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Thursday, 18 April 2013

Oz business finally gets behind Gillard's Asian program

At Boao Forum: ANZ's Mike Smith, Fortescue
Metals' Andrew Forrest, Westpac's Gail Kelly.
It has taken them a while, but Australia's business leaders are finally getting the message that there are opportunities for profit in China. The domestic push started back in October, with reports of the Asian Century white paper set to come out. But it seems Australian executives didn't want to move until the Opposition moved first, including a plan for education in its pre-policy Plan. In that plan, the Opposition would establish international links so that Australian students could complete part of their university degrees at an Asian university, if elected in September.

Business is coming on-board, with Andrew Forrest paying for Australian journalists to attend the recent Boao Forum on Hainan Island, which drew the PM and the Chinese president to attend. And now packaging magnate Anthony Pratt joins to form a chorus, asking the government to make it easier to do business in China. This puff piece is from the Australian, and leads its news coverage today in a prominent position on the website. Pratt's company, Visy, serves Australian food producers, who have been hard hit in recent years by high costs and the high dollar, with many plants closing. Now Visy is set to open production facilities in Asia.
AUSTRALIA would become a food "superpower", capitalising on a $2 trillion export opportunity in Asia, under sweeping industry regulation and tax reforms that will be put to a global food forum today. 
In a speech to be delivered at The Australian and The Wall Street Journal's inaugural Global Food Forum in Melbourne, billionaire packaging and recycling magnate Anthony Pratt will today call for sweeping changes that would allow Australia to quadruple its exports and feed 200 million people.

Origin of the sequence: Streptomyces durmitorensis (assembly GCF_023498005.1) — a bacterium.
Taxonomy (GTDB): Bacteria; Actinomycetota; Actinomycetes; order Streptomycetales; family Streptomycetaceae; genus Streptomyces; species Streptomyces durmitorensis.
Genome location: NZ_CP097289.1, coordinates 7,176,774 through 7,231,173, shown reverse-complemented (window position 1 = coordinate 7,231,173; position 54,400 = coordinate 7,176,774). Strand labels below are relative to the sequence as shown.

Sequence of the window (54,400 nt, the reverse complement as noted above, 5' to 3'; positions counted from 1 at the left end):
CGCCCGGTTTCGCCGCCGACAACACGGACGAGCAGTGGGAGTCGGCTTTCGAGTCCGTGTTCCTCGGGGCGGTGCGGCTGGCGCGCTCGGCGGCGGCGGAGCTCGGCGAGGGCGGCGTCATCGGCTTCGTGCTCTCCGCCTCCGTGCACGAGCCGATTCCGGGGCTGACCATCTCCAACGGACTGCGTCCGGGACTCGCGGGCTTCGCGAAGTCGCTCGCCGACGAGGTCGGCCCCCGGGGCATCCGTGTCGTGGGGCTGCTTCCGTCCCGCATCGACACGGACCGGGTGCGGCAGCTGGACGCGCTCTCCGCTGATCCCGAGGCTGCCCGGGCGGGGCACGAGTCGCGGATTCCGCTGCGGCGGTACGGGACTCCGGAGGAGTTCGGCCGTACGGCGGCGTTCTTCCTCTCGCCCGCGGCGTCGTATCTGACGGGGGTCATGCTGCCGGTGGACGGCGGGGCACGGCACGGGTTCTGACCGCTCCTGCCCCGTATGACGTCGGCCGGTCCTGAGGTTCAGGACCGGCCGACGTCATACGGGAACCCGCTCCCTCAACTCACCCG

The Visy Industries executive chairman will also call for a new "coalition of the willing", comprising federal, state and local governments, to put the national interest above political, sectional and regional interests and save the embattled food manufacturing industry.
It's not really a "story" to report that a businessman will talk at a forum your own paper has organised (the Australian and the Wall Street Journal are both owned by News Corporation, which is controlled by Rupert Murdoch, a businessman with extensive media interests in China). Reporting a press release as news is hardly a criminal offense, but the story demonstrates that while the big end of town has delayed joining the government in its Asia push, once on-message it can move with determination. Visy is a sponsor for the event and would benefit from any increase in Australian food manufacturing that would follow from bigger food sales to Asian countries.

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